I have to admit I don’t give much thought to “regular flu.” I get my annual vaccination and live as I am called. “Regular” flu is just in the background of living in this modern world. Clearly the pandemic is not “in the background.” When asked when the pandemic would end, Jennifer Nuzzo, an epidemiologist at Johns Hopkins University, replied: “It doesn’t end. We just stop caring. Or we care a lot less. I think for most people, it just fades into the background of their lives.”
Vaccine research and development was just in the background of most people’s lives. So much in the background we don’t give it any thought. Now we can all fluently mention mRNA vaccine development. Within weeks of the covid DNA sequence being released, the already proven mRNA method produced vaccines that moved into testing. Researchers had been studying and working with mRNA vaccines for decades. Now “mRNA” is part of the lexicon of “regular” life.
I wonder about the covid-19 virus – is it heading to the background. The 1918 flu epidemic gave us the influenza A(H1N1) virus. The “A” stands for avian origination. The 1918 pandemic was thought to have taken the lives of 50 million people world-wide. The virus is still in circulation, genetically at least, present in people and pigs. It’s in the background, out of sight for the moment.
In 2004 a joint project among scientists from CDC, Mount Sinai School of Medicine, the Armed Forces Institute of Pathology, and Southeast Poultry Research Laboratory sought to reconstruct the A(HINI) virus to understand the nature of that viral pandemic of 100 years ago. One of, if not the largest of the unanswered questions is why the Spanish flu proved so deadly to young adults, 18-35. The present-day science has hypotheses but no good answers. One suggestion is that the elderly enjoyed greater immunity because, as children, they had been exposed to a pandemic virus with a similar genetic makeup to the H1N1 Spanish flu. Conversely, there was a 1890 “Russian flu,” an H3 virus that might have created an immunological “blind spot” in younger people so that when 1918 rolled round they were particularly vulnerable to the 1918 virus. But these are just theories.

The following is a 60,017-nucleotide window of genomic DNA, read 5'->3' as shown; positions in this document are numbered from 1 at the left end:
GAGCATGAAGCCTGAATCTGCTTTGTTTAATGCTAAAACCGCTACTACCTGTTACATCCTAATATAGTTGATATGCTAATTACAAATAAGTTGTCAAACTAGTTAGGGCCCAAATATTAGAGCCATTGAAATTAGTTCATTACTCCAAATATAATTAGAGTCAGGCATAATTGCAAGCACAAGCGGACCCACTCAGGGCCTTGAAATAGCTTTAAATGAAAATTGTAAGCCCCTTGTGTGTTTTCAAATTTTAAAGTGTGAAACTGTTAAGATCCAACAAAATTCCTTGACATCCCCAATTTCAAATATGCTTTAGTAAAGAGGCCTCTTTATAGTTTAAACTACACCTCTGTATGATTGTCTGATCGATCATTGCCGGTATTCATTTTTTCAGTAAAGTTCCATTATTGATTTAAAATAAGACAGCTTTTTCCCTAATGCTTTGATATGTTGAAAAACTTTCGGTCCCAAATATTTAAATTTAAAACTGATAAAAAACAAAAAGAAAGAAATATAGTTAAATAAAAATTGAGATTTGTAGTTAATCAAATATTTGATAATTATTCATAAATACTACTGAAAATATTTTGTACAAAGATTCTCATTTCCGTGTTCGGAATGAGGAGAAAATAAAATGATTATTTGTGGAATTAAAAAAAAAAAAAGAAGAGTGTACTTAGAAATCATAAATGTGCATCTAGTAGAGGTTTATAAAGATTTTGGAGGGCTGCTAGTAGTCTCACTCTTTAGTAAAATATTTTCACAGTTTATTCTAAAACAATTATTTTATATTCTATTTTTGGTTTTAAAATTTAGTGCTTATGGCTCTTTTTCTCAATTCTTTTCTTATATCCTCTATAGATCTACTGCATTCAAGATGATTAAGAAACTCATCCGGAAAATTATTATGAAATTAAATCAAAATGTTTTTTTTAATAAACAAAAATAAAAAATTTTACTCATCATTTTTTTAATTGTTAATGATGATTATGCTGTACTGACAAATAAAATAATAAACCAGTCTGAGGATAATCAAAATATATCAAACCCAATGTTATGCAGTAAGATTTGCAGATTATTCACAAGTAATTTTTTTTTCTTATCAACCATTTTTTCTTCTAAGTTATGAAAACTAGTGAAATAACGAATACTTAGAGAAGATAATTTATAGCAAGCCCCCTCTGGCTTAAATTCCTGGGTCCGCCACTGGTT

In any case genetic descendants of the 1918 H1N1 virus have been involved with other pandemic viruses, such as the 1968 Hong Kong flu and the hybrid H1N1 virus responsible for the 2009 swine flu pandemic. 100 years later and it is still in circulation.
Covid-19 is the disease caused by the SARS-CoV-2 virus, not related to H1N1 but it is in the same class as other SARS viruses. It is unlikely that the virus will go away, ever. Like most viruses, it will probably keep circulating, with cases rising sometimes and falling other times. But we have the tools — vaccines, along with an emerging group of treatments — to turn it into a manageable virus, similar to the seasonal flu. As for long-Covid, it is real but rare. It’s also not unique. The flu and other viruses also cause mysterious, lasting problems for a small share of people, studies show.
Maybe Dr. Nuzzo is onto something: the pandemic doesn’t end. Science has accomplished some amazing things in the last 18 months in vaccines, treatments, and not-yet-approved Covid-19 treatment in pill form (Merck Pharma). Aided by their advances, the virus seems more likely to fade into the background, and we just won’t notice as much.